Unboxing and Packaging
The ShareMe 5 arrived in a box that looks similar to the ShareMe Pro, but thicker. The packing inside is slightly nicer looking. The plastic container holding the headphones is still made from very thin cheap white plastic. I wished they would use something else that looks a bit higher end, because the headphones themselves look very nice.
The headphones come with a USB charging cable, as well as a 3.5 audio cable to use the headphones in wired mode. It is always nice to have that option — if this is the only pair of headphone around, and the battery just ran out — provided you do not have the audio jack-less iPhone 7 !
Mixcder has a winner here. Comparing this with the ShareMe Pro, the ShareMe 5 has a much more premium look and feel. Except for the headband, which has a strip of steel inside, the rest of the body is completely plastic. The metal looking ear cups look good, with just a small bit of shiny metallic plastic, the rest being matte metallic color.
The ear cups on the ShareMe 5 folds up into the headband area. As far as I can tell, the hinges are metal mated with plastic. The hinge does not feel very solid, and I hope that it will hold up with use.
The best part about the ShareMe 5 compare to the ShareMe Pro is that the ear cups is free to rotate vertically for about 15 degrees. The movement is small, but it makes all the difference. They fit onto my ears much better. My son and I keep swapping between the ShareMe 5 and the ShareMe Pro, and we both concluded that the 5 is much more comfortable. I also think that because of this flexible fit, the sound quality improved as well.
The ear cups and headband are covered in soft leatherette over foam. It is of the same quality as my Jabra Move. My guess is that in a year or two of daily use, they will wear out. But for the price it is a nice setup.
Because of the swiveling ear cups, and the large ear cups, the ShareMe 5 is very comfortable. The clamp force is average — light enough that I can use it for over an hour with no fatigue. For me the ear cup completely goes over my ear making a good seal. The foam pads press against my glasses slightly, but the pads are soft enough that it is not an issue.
I am so happy that the controls on the ShareMe 5 is different from the ShareMe Pro. The 5 has a sensible layout — where on the right ear cup, there are up and down volume toggles, and a separate power button. There is no more confusion as to how to turn up or down the volume. The separate power button does double, or is it triple, duty as the play/pause/answer button.
Bluetooth and Battery
Just like the other MixCder headphones, the bluetooth connection is solid. Comparing to my new Bose QC30, the ShareMe 5, the MixCder has a much better range. It easily goes 30 feet line of sight before dropping the connection. Like most newer bluetooth device, when the connection is dropped, the sound is muted. So you will not get a blast of static.
The battery life on the ShareMe 5 is impressive. Again I have problem doing a run down test because after leaving the headphone playing overnight, I still cannot drain the battery. For practical purposes, the battery is good enough for normal use.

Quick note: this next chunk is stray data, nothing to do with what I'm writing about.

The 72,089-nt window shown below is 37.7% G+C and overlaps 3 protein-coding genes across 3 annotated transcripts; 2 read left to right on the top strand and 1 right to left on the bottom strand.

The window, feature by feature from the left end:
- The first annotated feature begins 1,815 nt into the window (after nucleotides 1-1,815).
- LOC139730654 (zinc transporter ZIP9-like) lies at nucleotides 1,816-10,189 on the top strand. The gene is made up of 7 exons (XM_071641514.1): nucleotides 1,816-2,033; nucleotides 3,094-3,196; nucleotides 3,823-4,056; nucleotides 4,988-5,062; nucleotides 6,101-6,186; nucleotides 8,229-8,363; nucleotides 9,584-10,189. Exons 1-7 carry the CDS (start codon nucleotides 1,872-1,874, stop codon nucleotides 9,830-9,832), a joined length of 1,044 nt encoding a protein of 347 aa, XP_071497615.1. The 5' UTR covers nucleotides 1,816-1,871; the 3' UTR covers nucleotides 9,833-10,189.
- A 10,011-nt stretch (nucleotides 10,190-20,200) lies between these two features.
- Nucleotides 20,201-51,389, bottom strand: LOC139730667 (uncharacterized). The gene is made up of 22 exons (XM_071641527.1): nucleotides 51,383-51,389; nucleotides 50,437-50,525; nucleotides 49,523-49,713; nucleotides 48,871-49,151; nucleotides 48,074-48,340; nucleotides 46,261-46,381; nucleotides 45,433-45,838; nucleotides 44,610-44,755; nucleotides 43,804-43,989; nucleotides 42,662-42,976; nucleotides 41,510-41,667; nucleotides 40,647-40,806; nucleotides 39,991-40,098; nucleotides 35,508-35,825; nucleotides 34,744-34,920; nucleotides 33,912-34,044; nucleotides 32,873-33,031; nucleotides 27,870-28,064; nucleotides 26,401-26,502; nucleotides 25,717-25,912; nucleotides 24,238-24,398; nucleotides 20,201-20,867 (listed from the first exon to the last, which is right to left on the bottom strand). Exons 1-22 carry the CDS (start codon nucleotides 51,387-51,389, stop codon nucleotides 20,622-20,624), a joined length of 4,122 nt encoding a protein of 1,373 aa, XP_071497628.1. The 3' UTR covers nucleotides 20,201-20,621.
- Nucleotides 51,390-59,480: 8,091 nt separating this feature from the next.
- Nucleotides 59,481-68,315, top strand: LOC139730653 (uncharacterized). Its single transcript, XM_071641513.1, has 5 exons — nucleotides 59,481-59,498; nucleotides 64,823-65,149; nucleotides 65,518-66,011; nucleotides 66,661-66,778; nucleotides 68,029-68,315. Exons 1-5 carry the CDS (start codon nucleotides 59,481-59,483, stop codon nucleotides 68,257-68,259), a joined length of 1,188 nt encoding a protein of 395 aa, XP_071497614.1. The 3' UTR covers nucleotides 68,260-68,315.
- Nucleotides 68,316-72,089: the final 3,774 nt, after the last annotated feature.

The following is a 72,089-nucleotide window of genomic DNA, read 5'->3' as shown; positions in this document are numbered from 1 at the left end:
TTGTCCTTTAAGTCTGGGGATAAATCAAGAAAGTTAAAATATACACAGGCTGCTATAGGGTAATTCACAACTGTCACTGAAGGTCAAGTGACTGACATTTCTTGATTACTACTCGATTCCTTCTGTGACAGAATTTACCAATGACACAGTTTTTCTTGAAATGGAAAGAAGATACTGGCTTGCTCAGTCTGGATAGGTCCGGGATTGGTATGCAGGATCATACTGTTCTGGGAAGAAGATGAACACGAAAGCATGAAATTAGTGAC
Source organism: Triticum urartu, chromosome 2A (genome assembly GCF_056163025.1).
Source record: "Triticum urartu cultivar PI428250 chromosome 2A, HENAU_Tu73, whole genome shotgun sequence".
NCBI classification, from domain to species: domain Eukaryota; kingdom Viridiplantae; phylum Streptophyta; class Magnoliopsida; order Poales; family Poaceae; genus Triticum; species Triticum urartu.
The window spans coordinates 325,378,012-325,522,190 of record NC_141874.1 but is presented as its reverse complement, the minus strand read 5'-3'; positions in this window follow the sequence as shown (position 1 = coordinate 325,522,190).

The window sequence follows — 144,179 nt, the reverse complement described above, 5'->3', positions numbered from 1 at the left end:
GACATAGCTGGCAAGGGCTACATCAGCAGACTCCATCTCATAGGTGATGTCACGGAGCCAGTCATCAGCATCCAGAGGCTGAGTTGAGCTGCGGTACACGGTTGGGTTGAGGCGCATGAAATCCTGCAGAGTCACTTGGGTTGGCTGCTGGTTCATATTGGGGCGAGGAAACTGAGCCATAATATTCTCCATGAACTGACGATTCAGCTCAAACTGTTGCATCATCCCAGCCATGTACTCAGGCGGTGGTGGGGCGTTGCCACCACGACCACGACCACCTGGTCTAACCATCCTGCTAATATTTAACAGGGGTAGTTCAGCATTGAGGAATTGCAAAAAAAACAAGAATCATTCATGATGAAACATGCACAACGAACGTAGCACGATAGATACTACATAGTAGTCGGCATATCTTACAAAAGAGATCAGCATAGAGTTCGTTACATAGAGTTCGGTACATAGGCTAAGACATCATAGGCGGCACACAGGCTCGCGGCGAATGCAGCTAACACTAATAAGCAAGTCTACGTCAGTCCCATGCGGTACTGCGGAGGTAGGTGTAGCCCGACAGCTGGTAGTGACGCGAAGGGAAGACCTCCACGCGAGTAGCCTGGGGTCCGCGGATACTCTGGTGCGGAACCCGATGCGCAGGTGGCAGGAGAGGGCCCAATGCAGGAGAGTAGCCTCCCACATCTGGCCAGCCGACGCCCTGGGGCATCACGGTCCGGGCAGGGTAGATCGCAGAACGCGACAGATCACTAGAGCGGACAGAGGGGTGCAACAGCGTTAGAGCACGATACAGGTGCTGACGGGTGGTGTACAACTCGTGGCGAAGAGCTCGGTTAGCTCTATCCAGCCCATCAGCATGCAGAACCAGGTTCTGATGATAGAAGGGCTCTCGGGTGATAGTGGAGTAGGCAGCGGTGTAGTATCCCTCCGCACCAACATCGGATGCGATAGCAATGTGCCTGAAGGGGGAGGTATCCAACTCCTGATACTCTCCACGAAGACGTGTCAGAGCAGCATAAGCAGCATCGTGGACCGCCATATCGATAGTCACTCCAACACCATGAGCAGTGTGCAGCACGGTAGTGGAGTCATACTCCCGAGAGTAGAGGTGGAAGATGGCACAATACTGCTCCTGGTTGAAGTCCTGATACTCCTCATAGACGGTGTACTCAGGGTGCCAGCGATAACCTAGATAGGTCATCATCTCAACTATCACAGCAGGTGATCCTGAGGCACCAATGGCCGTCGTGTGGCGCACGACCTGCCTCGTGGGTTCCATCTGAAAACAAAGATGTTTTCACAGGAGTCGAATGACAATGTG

One slightly annoying issue with the battery — there is no way to find out the battery level. The power LED will change from blue to flashing red when the battery is low, but I want to know what is the level beforehand.
I noted in my ShareMe Pro review that I experienced a audio delay when I am watching video with the ShareMe Pro. For some reason, it appears to me that the delay in the ShareMe 5 is gone. I watched an entire TV show on Hulu without issue. I don’t know if they have actually updated the bluetooth implementation, or if the perceived difference is purely psychological, but these new ShareMe 5 works fine with video.
Share Me Feature
Since I already have a ShareMe Pro, I paired them together to test out the sharing feature. The two paired up easily (remember, pair them out of range of other bluetooth devices) and they play in the sharing mode without problems.
The sound signature of the ShareMe 5 is similar to the ShareMe Pro, but slightly better to my ears. The overall sound is still compressed, vocals are slightly veiled. The bass is punchy which is good for rock and pop. Compare to a high end setup, the sound are not terribly detailed. Listening to Coldplay’s Viva la Vida, where the instruments are increasingly layered onto the tracks, some of the details are lost.
When the music is less complex, for example Happy Theme Song by Grace Kelly, her Sax comes through warmly. The accompanying bass, piano and drums can be heard clearly. On Sting’s A Thousand years, the rumbling deep bass shows off the bass heavy sound.
Overall, the sound is enjoyable for a US $ 60 pair of headphones. It compares favorably to the Jabra Move.
The ShareMe 5 is a good pair of value bluetooth, over the ear, headphones. Sonically it is good enough. It looks much more expensive than it is built. It is comfortable. My only hope is that the folding hinge holds up over time. Otherwise it is a nice pair of value headphones on it’s own. And if you want the sharing feature, I would recommend getting a pair of ShareMe 5 instead of the ShareMe Pro.
Note: I was given this pair of headphones free of charge for a honest review.